EVANGELIYA by Tracy Cooper-Posey
The Endurance Book 5.1
Science Fiction Romance Novelette
He must choose between the woman he loves and the child he has always wanted…
Liya and Gelin have worked for ten years to find a way to live together, despite few resources and less hope. Then Gelin learns he has been selected to become a parent…and the other parent is not Liya.
Evangeliya is part of the science fiction romance series readers are calling gripping, superb and fantastic. Written by award-winning SFR author Tracy Cooper-Posey, it is set aboard the closed-system marathon-class vessel Endurance, a generation ship a thousand years from its destination. If you like the smart, romantic SF of authors like Linnea Sinclair and Anna Hackett, you will love the Endurance series.
Dive into this thought-provoking new romance series today!
This book is part of The Endurance SFR series:
1.0 Greyson’s Doom
2.0 Yesterday’s Legacy
3.0 Promissory Note
3.1 Quiver and Crave
3.5 The Endurance Box One
5.0 Junkyard Heroes
6.0 Skinwalker’s Bane
7.0 Mongrels United
…and more to come!
A Science Fiction Romance Novel.
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EXCERPT FROM EVANGELIYA
COPYRIGHT © TRACY COOPER-POSEY 2017
ALL RIGHTS RESERVED
Gelin was moving down the silent corridor between the apartments as Liya came out of the empty apartment next to hers and palmed the lock. She didn’t need to see his face to know something was wrong. He was there in the middle of his outside shift on the skin of the Endurance. As it took nearly forty minutes to get back inside, cycle through the airlock and get out of the suit, even without a shower to clean up the sweat, no one came inside in the middle of a shift unless they really had to.
His face, though, confirmed something had happened. His dirty blond hair was standing up at wild angles. It was thick and normally had a life of its own, only now it looked like he had been pushing his hands through it over and over, like he did when he was under pressure.
His eyes were blank. Shocked. The blue looked faded. He stopped right in front of her. His hand trembled when he rested it against her neck, and brushed his thumb over her jaw.
Liya held his wrist, her heart running fast. “Tell me.”
Gelin swallowed. “Inside, first.” Even his voice was strained.
They were standing right next to the door. Liya pressed her palm against the lock and they moved inside.
There was only one place they could sit comfortably–the narrow cot that was her bed, that she disguised during the day as a sofa, with a row of cushions along the edge of the bed pushed up against the wall. Clients sat there, when they were not trying on garments.
The rest of the small, one room apartment was primarily taken up by the two huge work tables and her drawing board, plus the cupboards and shelves, drawers and boxes, and more shelving units, that contained the tools and supplies of her profession. Every centimeter of horizontal space was holding up something. Even the cannisters at the back of the small kitchen counter were filled with buttons and closures and other embellishments, instead of food ingrediants. The bathroom cupboard wall was punctured with hooks holding up her rulers and curves.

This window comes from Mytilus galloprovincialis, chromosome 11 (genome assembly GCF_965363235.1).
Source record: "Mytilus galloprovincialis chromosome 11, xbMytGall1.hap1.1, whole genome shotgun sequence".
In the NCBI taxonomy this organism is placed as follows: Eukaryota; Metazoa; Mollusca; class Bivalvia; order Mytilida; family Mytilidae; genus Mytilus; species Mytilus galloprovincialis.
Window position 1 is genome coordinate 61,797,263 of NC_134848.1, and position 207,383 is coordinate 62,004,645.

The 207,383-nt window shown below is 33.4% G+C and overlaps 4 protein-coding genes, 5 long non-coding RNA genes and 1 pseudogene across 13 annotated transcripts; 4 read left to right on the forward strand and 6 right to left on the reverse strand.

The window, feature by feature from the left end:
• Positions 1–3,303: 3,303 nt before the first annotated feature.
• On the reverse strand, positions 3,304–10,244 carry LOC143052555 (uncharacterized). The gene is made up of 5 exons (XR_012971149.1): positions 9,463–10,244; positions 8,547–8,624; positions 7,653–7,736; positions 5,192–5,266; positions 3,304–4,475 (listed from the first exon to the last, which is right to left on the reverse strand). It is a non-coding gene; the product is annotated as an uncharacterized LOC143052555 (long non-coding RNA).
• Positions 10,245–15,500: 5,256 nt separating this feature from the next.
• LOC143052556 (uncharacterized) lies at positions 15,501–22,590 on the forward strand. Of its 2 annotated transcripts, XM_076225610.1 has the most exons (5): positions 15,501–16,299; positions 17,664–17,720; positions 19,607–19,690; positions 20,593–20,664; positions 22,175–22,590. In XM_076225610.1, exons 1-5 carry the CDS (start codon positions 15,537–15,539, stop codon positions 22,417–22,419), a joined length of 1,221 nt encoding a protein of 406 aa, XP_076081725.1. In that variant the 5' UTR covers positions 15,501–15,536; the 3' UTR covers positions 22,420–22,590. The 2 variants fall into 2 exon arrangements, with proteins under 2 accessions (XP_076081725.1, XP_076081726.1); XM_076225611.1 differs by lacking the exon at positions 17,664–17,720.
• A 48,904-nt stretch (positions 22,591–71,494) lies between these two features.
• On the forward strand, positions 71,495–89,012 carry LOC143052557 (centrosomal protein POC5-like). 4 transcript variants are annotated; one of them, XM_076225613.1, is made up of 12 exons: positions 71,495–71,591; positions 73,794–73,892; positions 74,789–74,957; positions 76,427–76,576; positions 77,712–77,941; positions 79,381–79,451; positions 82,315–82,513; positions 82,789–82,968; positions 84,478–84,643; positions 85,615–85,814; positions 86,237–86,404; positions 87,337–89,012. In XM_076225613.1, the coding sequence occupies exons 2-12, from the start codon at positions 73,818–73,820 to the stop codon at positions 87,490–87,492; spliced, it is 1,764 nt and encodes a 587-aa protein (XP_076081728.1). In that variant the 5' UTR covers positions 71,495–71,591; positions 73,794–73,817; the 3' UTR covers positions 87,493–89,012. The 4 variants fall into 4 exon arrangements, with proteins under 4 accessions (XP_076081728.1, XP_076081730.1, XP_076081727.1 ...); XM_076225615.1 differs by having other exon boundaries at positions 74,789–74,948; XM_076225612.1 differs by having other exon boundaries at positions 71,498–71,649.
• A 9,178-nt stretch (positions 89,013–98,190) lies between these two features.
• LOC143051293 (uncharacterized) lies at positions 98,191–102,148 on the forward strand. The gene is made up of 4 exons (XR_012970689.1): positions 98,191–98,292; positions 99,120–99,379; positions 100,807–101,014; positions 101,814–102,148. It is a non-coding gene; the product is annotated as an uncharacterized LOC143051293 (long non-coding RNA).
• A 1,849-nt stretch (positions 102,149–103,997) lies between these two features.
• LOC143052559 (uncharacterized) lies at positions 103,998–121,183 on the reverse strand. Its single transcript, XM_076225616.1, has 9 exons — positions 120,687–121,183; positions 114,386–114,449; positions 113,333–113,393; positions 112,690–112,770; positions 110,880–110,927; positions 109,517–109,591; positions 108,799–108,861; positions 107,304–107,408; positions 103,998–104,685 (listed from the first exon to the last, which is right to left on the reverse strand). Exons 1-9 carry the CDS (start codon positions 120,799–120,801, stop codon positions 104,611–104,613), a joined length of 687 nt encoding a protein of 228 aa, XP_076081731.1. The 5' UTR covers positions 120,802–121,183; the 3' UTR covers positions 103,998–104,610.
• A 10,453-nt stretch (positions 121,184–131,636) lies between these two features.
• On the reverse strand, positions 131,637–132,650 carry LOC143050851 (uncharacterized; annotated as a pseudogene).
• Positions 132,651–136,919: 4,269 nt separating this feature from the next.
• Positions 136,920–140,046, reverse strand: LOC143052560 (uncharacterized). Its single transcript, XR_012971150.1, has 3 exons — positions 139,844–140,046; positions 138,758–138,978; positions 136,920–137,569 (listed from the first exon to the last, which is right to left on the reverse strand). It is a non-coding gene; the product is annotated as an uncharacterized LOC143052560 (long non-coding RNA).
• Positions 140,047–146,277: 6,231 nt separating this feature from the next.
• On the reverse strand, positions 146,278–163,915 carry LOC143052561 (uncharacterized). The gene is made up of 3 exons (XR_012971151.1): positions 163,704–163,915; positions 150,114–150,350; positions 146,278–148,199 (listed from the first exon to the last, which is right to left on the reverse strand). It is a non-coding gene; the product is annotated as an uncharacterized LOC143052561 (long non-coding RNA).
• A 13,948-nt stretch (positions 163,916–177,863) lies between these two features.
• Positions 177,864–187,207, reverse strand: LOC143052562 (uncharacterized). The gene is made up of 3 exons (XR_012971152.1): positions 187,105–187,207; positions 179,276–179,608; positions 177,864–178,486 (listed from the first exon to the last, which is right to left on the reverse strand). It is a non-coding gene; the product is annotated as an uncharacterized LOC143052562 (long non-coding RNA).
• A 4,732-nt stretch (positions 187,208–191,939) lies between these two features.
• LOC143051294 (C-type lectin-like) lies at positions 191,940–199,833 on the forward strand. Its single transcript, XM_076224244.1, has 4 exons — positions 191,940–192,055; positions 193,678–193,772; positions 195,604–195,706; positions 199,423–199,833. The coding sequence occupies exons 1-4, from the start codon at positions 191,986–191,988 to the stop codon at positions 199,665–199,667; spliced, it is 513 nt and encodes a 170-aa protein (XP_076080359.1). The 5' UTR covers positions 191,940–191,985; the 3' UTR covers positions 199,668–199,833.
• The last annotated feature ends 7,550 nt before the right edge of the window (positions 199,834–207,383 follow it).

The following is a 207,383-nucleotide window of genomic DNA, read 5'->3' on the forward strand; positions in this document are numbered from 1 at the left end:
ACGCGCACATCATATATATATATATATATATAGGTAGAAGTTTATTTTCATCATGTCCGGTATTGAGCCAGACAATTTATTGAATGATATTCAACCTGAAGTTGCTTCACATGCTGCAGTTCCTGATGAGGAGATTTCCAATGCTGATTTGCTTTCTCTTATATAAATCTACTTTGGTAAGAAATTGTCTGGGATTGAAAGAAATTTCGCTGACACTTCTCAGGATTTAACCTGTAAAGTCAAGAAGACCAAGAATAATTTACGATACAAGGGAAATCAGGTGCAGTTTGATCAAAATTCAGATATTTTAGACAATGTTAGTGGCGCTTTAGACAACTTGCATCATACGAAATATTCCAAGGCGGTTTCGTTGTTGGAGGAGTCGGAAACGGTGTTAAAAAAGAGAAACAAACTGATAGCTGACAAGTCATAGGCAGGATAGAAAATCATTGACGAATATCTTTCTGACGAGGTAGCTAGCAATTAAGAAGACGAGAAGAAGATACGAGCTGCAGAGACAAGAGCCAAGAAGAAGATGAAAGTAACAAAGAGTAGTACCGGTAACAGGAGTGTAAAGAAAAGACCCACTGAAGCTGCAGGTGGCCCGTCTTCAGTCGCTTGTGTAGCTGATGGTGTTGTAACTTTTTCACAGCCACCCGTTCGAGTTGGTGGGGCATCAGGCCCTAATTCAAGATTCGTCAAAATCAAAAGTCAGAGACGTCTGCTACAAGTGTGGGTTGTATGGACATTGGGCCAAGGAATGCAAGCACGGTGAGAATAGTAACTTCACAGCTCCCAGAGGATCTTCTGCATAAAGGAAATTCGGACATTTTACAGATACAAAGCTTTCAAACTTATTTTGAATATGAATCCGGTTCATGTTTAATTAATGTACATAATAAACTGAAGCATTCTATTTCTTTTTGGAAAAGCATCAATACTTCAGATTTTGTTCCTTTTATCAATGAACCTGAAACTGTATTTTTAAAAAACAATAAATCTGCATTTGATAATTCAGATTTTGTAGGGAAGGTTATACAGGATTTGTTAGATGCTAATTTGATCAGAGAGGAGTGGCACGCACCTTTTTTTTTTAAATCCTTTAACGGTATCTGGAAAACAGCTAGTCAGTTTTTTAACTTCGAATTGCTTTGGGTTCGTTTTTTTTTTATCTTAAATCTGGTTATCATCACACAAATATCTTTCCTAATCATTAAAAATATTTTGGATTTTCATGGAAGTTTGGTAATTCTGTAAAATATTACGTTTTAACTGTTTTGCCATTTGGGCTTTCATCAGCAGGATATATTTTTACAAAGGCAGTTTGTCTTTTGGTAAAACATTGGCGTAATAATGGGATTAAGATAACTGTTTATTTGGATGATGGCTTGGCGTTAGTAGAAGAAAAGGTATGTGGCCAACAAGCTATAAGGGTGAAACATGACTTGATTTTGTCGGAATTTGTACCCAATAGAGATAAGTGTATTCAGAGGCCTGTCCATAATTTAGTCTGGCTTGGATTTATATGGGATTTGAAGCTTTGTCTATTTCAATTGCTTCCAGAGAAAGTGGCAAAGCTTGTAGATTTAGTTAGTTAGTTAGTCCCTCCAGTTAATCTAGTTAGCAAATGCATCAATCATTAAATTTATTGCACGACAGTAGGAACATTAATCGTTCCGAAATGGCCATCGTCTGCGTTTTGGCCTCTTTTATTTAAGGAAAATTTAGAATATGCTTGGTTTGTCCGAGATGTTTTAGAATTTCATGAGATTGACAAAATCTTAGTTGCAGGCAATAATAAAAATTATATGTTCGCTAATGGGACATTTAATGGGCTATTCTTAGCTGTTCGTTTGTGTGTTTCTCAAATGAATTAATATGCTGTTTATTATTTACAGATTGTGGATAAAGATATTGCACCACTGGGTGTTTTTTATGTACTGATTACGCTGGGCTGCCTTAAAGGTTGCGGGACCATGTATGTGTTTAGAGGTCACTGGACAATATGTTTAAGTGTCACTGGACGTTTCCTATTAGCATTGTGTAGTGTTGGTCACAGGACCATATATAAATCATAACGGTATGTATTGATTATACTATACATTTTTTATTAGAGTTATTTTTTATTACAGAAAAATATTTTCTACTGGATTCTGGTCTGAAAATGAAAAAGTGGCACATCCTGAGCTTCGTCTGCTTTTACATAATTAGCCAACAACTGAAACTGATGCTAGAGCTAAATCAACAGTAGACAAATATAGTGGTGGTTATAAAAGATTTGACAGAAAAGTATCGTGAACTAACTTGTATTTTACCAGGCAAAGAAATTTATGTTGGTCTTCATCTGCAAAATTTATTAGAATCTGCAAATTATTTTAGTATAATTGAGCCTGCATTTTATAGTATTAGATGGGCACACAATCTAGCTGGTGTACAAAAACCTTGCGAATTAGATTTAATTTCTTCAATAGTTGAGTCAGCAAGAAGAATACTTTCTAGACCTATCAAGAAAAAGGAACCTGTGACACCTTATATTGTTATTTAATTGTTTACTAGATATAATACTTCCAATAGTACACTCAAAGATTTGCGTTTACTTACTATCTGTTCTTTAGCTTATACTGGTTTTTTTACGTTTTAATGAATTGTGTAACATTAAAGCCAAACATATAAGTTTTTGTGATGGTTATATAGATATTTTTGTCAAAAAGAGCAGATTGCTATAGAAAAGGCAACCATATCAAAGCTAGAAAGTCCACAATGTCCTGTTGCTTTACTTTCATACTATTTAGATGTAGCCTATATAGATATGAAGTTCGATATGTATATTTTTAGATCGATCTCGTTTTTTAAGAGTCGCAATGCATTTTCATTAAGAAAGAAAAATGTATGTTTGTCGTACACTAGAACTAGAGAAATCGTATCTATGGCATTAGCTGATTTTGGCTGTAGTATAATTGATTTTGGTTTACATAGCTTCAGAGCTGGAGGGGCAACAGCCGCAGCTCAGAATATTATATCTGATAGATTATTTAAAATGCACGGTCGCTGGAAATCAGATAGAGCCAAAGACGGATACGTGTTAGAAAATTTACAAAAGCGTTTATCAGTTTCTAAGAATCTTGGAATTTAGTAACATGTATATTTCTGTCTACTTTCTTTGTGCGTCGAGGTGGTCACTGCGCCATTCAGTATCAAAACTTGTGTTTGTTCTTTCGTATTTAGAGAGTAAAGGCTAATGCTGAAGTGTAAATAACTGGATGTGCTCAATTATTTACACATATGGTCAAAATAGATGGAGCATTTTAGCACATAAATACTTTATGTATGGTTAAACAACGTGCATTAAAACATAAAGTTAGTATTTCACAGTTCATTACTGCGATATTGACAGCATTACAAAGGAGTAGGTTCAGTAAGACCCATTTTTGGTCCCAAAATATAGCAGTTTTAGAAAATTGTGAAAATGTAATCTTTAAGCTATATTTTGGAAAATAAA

Normally, Gelin could not resist commenting about the explosion of what he called ‘stuff’, scattered over the work tables and counters. Liya kept her workspace tidy, though. She picked up and put away when she was done with a stage of a project, so there was only the current work and its tools spread across the table. She didn’t have the room to work any other way. The equipment that was out at any one time made perfect sense to her. None of it made sense to Gelin at all, even though he had often asked her to explain the functions of different tools.
Clients were the same—they would look about with a puzzled air. When everyone on the ship could pull up a file and print any garments they needed, the intricacies of hand-making clothing were completely unknown.
Today, Gelin was silent as he padded over to the bed, which built her fear.
Instead of sitting next to him on the bed as she might normally do, Liya settled on the rolling stool and pushed it so she was right in front of him.
Gelin gripped his strong hands together, making the tendons in his forearms flex and the muscles to bunch. He wasn’t looking at her.
Liya waited, her heart thudding unhappily. Gelin couldn’t be rushed. It was rare enough for him to speak of what was on his mind in the first place.
He must have sprinted inside. The shirt he wore under his environmental suit was still damp with the sweat and accumulation of moisture that happened when working as hard as the skinwalker crews did inside an air-tight envelope of micro chainmail and goofygel. He hadn’t stopped to shower or change.
If Gelin had retuned inside, his current partner, Maria Pater, would have been forced to come in, too. They would both lose the shift’s bonuses. Liya had often heard Gelin speak with derision about other skinwalkers who did that to their partners.
Liya pressed her lips together and forced herself not to speak, even though her fear was increasing.
Gelin lifted his whiskered chin and met her gaze. “They offered me a baby.”